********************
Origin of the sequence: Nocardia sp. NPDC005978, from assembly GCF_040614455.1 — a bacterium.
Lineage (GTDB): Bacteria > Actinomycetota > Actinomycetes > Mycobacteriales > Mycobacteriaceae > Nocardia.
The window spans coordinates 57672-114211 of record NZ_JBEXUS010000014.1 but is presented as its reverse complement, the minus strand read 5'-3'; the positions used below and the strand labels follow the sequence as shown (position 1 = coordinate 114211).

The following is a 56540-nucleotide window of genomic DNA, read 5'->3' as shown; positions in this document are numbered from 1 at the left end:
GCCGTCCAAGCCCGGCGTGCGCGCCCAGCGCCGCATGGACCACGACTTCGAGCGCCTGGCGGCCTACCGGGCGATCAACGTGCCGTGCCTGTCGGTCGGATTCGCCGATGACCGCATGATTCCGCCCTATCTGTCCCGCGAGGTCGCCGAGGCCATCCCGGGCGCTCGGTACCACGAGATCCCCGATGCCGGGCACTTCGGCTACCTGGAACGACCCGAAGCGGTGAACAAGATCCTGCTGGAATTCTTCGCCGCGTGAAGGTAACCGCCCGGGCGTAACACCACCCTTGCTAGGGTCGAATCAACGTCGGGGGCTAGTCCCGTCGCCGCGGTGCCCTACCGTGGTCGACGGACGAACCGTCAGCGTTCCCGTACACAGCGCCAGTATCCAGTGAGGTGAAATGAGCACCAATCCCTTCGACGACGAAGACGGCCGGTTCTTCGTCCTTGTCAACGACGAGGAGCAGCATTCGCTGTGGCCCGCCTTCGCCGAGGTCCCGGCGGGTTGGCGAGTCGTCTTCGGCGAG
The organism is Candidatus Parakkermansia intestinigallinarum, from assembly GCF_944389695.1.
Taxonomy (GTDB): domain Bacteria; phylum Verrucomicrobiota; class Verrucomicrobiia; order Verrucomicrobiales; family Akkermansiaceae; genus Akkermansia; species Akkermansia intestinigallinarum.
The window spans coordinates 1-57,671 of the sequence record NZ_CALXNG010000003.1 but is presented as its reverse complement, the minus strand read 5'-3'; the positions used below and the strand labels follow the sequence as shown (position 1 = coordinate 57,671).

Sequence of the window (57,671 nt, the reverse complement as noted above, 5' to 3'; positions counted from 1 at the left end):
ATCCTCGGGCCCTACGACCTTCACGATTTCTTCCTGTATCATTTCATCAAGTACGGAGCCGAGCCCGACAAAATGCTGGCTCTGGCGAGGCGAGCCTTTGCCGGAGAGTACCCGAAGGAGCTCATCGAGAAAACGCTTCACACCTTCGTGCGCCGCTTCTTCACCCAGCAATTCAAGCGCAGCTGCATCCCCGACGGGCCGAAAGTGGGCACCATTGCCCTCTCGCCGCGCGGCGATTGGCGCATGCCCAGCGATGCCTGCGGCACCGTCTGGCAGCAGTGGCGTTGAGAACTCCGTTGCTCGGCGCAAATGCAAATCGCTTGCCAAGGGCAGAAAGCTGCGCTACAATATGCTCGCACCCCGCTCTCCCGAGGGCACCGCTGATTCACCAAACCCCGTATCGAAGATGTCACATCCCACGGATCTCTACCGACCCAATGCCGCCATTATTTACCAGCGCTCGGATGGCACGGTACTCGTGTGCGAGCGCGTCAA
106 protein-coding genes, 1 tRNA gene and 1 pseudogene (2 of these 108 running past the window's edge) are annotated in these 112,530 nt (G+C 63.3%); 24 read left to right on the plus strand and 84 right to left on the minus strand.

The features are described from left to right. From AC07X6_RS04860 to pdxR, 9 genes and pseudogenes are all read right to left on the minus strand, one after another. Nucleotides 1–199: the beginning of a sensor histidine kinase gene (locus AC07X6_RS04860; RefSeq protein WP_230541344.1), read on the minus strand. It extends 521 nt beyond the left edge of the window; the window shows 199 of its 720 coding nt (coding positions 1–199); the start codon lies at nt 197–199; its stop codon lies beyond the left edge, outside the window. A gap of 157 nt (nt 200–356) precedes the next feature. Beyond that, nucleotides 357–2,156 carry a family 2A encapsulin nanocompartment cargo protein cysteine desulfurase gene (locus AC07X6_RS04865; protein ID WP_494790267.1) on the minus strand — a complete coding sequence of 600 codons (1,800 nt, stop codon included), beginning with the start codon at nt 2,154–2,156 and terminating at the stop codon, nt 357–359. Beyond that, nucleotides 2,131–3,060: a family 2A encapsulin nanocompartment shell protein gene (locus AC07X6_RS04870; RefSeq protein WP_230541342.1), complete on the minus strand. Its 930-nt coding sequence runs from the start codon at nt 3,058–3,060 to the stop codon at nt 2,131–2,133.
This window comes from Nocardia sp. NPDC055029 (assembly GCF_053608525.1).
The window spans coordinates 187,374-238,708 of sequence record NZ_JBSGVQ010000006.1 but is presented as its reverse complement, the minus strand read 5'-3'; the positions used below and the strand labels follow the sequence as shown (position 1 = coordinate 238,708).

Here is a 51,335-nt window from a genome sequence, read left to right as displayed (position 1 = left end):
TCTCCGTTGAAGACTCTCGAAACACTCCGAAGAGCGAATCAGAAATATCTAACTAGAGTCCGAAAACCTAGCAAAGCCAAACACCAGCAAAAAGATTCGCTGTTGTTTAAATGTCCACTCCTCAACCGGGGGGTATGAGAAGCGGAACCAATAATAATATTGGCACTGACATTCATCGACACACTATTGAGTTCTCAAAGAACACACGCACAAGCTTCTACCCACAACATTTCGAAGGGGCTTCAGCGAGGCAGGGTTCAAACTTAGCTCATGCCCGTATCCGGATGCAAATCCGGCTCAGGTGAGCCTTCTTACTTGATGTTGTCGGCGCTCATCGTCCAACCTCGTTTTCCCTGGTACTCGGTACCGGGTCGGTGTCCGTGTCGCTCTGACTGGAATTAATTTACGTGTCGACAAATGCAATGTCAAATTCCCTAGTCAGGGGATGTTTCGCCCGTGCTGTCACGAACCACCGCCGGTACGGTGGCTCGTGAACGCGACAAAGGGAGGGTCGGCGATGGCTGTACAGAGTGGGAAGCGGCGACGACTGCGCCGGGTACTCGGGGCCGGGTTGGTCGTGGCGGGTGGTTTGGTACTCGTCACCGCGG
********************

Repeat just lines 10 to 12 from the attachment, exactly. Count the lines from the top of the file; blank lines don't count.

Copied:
ATCCTCGGGCCCTACGACCTTCACGATTTCTTCCTGTATCATTTCATCAAGTACGGAGCCGAGCCCGACAAAATGCTGGCTCTGGCGAGGCGAGCCTTTGCCGGAGAGTACCCGAAGGAGCTCATCGAGAAAACGCTTCACACCTTCGTGCGCCGCTTCTTCACCCAGCAATTCAAGCGCAGCTGCATCCCCGACGGGCCGAAAGTGGGCACCATTGCCCTCTCGCCGCGCGGCGATTGGCGCATGCCCAGCGATGCCTGCGGCACCGTCTGGCAGCAGTGGCGTTGAGAACTCCGTTGCTCGGCGCAAATGCAAATCGCTTGCCAAGGGCAGAAAGCTGCGCTACAATATGCTCGCACCCCGCTCTCCCGAGGGCACCGCTGATTCACCAAACCCCGTATCGAAGATGTCACATCCCACGGATCTCTACCGACCCAATGCCGCCATTATTTACCAGCGCTCGGATGGCACGGTACTCGTGTGCGAGCGCGTCAA
106 protein-coding genes, 1 tRNA gene and 1 pseudogene (2 of these 108 running past the window's edge) are annotated in these 112,530 nt (G+C 63.3%); 24 read left to right on the plus strand and 84 right to left on the minus strand.

The features are described from left to right. From AC07X6_RS04860 to pdxR, 9 genes and pseudogenes are all read right to left on the minus strand, one after another. Nucleotides 1–199: the beginning of a sensor histidine kinase gene (locus AC07X6_RS04860; RefSeq protein WP_230541344.1), read on the minus strand. It extends 521 nt beyond the left edge of the window; the window shows 199 of its 720 coding nt (coding positions 1–199); the start codon lies at nt 197–199; its stop codon lies beyond the left edge, outside the window. A gap of 157 nt (nt 200–356) precedes the next feature. Beyond that, nucleotides 357–2,156 carry a family 2A encapsulin nanocompartment cargo protein cysteine desulfurase gene (locus AC07X6_RS04865; protein ID WP_494790267.1) on the minus strand — a complete coding sequence of 600 codons (1,800 nt, stop codon included), beginning with the start codon at nt 2,154–2,156 and terminating at the stop codon, nt 357–359. Beyond that, nucleotides 2,131–3,060: a family 2A encapsulin nanocompartment shell protein gene (locus AC07X6_RS04870; RefSeq protein WP_230541342.1), complete on the minus strand. Its 930-nt coding sequence runs from the start codon at nt 3,058–3,060 to the stop codon at nt 2,131–2,133.